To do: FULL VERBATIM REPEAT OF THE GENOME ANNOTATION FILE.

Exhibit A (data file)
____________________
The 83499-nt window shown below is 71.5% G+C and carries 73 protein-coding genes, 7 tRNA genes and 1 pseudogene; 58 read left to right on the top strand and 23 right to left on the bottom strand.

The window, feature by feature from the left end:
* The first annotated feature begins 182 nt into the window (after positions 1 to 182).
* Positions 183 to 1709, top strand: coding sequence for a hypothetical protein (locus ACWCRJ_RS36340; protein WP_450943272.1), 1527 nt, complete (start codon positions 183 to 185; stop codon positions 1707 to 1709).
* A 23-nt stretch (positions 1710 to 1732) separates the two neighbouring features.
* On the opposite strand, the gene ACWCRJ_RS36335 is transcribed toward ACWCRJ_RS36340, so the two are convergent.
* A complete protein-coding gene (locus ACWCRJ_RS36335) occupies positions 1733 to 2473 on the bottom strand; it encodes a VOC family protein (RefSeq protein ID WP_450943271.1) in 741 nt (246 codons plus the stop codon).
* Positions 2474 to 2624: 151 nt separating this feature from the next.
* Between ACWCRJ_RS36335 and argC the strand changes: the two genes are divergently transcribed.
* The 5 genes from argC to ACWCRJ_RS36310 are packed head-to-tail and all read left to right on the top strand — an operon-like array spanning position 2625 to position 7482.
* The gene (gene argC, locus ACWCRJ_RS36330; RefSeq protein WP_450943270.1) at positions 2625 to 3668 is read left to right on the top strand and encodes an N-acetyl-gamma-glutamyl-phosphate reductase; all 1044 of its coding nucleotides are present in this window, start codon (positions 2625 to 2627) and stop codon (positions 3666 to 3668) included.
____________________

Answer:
The 83499-nt window shown below is 71.5% G+C and carries 73 protein-coding genes, 7 tRNA genes and 1 pseudogene; 58 read left to right on the top strand and 23 right to left on the bottom strand.

The window, feature by feature from the left end:
* The first annotated feature begins 182 nt into the window (after positions 1 to 182).
* Positions 183 to 1709, top strand: coding sequence for a hypothetical protein (locus ACWCRJ_RS36340; protein WP_450943272.1), 1527 nt, complete (start codon positions 183 to 185; stop codon positions 1707 to 1709).
* A 23-nt stretch (positions 1710 to 1732) separates the two neighbouring features.
* On the opposite strand, the gene ACWCRJ_RS36335 is transcribed toward ACWCRJ_RS36340, so the two are convergent.
* A complete protein-coding gene (locus ACWCRJ_RS36335) occupies positions 1733 to 2473 on the bottom strand; it encodes a VOC family protein (RefSeq protein ID WP_450943271.1) in 741 nt (246 codons plus the stop codon).
* Positions 2474 to 2624: 151 nt separating this feature from the next.
* Between ACWCRJ_RS36335 and argC the strand changes: the two genes are divergently transcribed.
* The 5 genes from argC to ACWCRJ_RS36310 are packed head-to-tail and all read left to right on the top strand — an operon-like array spanning position 2625 to position 7482.
* The gene (gene argC, locus ACWCRJ_RS36330; RefSeq protein WP_450943270.1) at positions 2625 to 3668 is read left to right on the top strand and encodes an N-acetyl-gamma-glutamyl-phosphate reductase; all 1044 of its coding nucleotides are present in this window, start codon (positions 2625 to 2627) and stop codon (positions 3666 to 3668) included.